One piece of good news is that CRD Regional Parks has allocated $250,000 in 2024 for initial Regional Trail planning and design. The CRD Regional Trail on Salt Spring, extending from Vesuvius to Fulford, is identified in the recently adopted CRD Regional Parks Plan (https://www.crd.bc.ca/docs/default-source/crd-document-library/plans-reports/parks-recreation/crd-regional-parks-and-trails-strategic-plan-2022-2032-reduced.pdf). The CRD currently has prioritized the Vesuvius to Central portion of the Regional Trail route, which would complement Ministry of Transportation and Infrastructure’s (MoTI) focus on the Fulford-Ganges portion of the route. However, there may be other portions of the route that may be more attractive to the CRD Board as a Regional Parks investment. This conversation is about to begin. . .stay tuned.
Still talking regional transportation, Gary is very concerned with an in-progress study by CRD to determine whether it should establish a Transportation Service or Authority to manage more, perhaps even all, transportation in the region, including public transit. Establishment of such a service would likely require an additional property tax levy, reinforcing the concerns regarding local benefits of regional services. The exact nature of this proposal and tax implications have to be clarified, but based on his current experience and understanding, Gary would prefer that it will be a subregional service, excluding electoral areas like Salt Spring, with its own stand-alone transit service, and provincially owned roads and ferry services that are unlikely to be included in a CRD transportation service.
Recently Local Commissioners completed a survey to get their opinion about this proposed regional transportation service. These answers have been compiled and will be discussed at the next LCC meeting, 9:00 a.m. Thursday, August 22, in the SIMS (former Middle School) Boardroom.
We also took a moment to celebrate good news for many Salt Springers: Ganges will get its requested 30 km/h speed limit, with signs expected to be posted by the end of August! Beginning with a well-supported petition circulated by Myna Lee Johnstone and read in the Legislature by MLA Adam Olsen some years ago, this speed reduction has also been supported by many others, including:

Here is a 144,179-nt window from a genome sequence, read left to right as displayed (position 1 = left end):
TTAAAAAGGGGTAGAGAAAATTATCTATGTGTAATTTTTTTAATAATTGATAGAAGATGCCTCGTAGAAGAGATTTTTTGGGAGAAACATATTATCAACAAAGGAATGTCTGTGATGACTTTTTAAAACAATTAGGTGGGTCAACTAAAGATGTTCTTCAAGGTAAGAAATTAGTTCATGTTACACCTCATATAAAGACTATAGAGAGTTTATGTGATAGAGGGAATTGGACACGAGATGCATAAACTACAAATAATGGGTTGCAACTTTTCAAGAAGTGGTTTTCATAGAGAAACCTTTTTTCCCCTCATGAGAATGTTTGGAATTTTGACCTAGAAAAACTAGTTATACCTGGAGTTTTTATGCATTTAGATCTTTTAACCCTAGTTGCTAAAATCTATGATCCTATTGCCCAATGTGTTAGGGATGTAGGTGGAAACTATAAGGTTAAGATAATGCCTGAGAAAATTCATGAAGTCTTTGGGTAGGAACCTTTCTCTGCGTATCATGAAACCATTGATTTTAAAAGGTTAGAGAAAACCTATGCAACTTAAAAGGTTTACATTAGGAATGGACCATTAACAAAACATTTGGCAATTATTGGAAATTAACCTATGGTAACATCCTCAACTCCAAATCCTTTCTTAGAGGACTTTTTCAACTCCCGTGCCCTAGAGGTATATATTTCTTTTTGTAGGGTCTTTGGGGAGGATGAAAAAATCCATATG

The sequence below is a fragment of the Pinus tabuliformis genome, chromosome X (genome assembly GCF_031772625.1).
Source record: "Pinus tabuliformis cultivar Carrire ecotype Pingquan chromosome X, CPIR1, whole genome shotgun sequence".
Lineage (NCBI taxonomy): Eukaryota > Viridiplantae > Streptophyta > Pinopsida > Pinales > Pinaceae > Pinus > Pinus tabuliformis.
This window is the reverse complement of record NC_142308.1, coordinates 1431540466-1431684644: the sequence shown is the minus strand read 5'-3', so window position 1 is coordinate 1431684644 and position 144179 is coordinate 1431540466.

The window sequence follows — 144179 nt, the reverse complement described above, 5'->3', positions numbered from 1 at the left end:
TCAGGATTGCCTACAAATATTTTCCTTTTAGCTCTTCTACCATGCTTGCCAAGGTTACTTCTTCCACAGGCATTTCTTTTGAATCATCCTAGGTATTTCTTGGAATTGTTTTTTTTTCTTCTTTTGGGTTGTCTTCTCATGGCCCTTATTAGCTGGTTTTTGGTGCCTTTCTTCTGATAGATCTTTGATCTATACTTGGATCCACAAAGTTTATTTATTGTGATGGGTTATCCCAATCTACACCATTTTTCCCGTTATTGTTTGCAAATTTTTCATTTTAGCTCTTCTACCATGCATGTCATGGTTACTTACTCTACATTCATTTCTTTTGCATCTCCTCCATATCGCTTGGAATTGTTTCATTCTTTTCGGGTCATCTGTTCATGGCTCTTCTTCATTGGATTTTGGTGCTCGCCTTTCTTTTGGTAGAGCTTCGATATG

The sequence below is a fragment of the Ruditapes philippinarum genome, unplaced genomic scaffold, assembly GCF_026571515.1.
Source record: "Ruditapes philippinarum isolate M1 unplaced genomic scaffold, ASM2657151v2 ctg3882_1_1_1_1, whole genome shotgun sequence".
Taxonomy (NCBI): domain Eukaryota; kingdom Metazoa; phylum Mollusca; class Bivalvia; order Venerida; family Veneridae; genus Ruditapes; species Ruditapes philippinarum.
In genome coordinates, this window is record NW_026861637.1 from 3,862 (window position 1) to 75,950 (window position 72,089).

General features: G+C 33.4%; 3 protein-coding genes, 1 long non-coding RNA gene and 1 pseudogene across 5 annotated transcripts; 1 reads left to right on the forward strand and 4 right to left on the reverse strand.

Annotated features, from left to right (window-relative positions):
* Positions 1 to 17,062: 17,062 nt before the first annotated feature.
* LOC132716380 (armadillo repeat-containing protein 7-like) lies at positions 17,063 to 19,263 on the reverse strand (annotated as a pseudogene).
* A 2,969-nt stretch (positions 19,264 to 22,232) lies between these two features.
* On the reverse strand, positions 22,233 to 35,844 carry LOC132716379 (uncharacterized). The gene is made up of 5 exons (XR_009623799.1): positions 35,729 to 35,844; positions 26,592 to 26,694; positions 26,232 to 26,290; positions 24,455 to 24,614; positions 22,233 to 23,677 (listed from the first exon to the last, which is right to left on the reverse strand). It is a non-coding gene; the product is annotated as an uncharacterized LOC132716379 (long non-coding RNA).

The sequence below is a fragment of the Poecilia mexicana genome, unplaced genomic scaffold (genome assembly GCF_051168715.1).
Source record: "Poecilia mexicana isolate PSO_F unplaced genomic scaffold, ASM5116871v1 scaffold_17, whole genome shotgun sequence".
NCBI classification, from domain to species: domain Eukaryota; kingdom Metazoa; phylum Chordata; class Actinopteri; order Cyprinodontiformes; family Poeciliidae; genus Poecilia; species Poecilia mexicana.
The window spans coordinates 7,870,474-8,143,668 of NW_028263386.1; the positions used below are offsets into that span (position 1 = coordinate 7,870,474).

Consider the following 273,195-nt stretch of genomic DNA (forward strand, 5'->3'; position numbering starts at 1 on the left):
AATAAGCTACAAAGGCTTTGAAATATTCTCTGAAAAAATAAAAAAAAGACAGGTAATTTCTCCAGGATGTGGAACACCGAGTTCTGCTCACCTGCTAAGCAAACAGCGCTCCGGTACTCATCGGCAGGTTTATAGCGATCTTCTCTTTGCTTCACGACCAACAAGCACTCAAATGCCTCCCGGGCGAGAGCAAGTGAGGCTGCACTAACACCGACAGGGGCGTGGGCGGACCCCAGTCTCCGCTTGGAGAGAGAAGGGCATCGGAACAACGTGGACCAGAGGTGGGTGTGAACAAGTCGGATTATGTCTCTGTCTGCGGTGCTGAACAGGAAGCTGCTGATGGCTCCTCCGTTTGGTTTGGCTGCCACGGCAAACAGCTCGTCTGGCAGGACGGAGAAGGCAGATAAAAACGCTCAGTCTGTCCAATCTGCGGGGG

Our former Ministry of Transportation and Infrastructure (MoTI) area manager,
Gary, and now dissolved CRD Transportation Commission,
The Ganges Active Transportation Network Plan (https://www.crd.bc.ca/docs/default-source/crd-document-library/plans-reports/planning-development/salt-spring-island-active-transportation-network-plan.pdf), and
Our new LCC.
Beyond the clearly-documented safety benefits of this speed reduction, it is welcomed by many as a heartening signal that MoTI is listening to us and willing to support our local transportation priorities with action, including strong technical and professional support.
Continuing our discussion regarding regional transportation, a participant spoke the possibility of changing the composition and organisation of the Salt Spring Ferry Advisory Committee (FAC) (https://facchairs.com/fac/saltspring/). Currently a 10-member organization reporting to BC Ferries, this participant would like it to be reconstituted as a subcommittee of the LCC.
This participant cited an example of a locally managed FAC on Bowen Island. As this conversation concluded, he promised to get more information about the Bowen Island FAC and bring a proposal to the LCC for their consideration.
Gary welcomes LCC advocacy regarding ferries, but he pointed out that the Bowen FAC is not a sub-committee of the Bowen municipality, but rather a municipal sub-committee that liaises with the FAC. Why not simply have the LCC advocate directly to the FAC rather than through a sub-committee?